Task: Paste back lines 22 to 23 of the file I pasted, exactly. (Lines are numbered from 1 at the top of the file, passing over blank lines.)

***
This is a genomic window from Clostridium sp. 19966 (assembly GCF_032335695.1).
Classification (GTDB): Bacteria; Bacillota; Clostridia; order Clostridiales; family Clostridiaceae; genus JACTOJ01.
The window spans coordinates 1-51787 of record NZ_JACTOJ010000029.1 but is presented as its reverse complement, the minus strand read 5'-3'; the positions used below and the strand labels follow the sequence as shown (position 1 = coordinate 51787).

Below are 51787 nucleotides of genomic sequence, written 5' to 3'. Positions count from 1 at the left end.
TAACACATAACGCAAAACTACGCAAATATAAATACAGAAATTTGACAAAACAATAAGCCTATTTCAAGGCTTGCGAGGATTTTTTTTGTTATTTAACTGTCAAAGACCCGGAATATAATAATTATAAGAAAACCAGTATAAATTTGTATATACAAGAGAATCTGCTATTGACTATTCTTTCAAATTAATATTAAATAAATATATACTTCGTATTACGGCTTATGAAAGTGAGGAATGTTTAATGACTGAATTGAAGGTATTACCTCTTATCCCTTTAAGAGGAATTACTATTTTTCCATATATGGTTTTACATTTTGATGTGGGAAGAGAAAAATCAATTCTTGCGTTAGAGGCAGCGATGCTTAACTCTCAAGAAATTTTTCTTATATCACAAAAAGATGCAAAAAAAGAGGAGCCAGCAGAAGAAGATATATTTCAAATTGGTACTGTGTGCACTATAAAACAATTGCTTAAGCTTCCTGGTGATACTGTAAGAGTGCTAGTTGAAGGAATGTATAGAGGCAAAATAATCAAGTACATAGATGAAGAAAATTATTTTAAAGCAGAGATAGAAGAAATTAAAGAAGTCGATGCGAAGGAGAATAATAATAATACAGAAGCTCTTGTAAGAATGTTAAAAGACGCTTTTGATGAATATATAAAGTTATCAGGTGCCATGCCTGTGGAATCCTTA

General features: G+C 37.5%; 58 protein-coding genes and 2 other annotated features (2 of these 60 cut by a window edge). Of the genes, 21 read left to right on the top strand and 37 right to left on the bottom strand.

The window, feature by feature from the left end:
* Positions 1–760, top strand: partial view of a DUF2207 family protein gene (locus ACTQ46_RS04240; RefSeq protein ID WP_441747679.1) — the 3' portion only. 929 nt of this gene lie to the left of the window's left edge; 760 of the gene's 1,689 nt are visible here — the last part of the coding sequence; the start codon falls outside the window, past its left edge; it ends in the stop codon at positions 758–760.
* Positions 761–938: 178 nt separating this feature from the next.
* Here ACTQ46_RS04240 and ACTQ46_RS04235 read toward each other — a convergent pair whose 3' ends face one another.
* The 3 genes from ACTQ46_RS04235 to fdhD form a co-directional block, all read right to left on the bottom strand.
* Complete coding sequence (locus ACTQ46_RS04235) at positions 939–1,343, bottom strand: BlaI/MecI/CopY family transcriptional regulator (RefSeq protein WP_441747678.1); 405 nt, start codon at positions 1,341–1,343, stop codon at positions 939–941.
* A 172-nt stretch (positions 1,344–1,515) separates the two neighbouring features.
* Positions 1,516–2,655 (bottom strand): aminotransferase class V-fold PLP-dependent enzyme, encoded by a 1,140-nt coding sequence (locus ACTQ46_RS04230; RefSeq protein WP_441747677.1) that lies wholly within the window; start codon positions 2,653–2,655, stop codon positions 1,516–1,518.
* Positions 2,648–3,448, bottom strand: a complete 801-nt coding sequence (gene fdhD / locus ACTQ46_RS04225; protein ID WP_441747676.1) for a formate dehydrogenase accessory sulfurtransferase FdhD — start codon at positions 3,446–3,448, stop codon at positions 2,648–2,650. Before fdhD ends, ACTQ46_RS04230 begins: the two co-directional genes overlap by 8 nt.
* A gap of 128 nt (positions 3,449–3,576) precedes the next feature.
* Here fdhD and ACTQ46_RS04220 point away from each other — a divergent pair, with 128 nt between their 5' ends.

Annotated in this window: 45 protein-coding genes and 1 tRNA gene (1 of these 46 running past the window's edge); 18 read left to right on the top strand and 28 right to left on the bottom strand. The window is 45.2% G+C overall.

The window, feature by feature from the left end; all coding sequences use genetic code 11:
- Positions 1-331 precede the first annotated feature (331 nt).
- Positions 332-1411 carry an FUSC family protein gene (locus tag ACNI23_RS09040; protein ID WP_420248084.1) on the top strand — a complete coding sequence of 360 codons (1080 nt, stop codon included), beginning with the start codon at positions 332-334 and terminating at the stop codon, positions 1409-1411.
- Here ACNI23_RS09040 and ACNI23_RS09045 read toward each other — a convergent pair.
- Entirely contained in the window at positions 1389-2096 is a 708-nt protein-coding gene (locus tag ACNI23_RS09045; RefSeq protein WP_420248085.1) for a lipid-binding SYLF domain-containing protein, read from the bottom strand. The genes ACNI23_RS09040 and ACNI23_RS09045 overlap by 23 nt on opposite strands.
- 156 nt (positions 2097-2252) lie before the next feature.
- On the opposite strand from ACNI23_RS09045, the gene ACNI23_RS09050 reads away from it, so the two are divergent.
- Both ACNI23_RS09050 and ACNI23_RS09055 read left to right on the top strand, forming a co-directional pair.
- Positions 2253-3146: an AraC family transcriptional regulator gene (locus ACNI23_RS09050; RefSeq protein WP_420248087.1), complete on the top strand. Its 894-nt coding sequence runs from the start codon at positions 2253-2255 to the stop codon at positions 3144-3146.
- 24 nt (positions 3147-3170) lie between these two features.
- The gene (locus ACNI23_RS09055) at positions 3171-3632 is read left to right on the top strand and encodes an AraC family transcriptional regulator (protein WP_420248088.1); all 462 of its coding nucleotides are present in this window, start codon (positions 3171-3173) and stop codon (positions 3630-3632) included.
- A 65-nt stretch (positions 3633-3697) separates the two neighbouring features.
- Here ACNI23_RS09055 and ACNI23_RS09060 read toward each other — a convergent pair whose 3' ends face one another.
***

- Here ACNI23_RS09040 and ACNI23_RS09045 read toward each other — a convergent pair.
- Entirely contained in the window at positions 1389-2096 is a 708-nt protein-coding gene (locus tag ACNI23_RS09045; RefSeq protein WP_420248085.1) for a lipid-binding SYLF domain-containing protein, read from the bottom strand. The genes ACNI23_RS09040 and ACNI23_RS09045 overlap by 23 nt on opposite strands.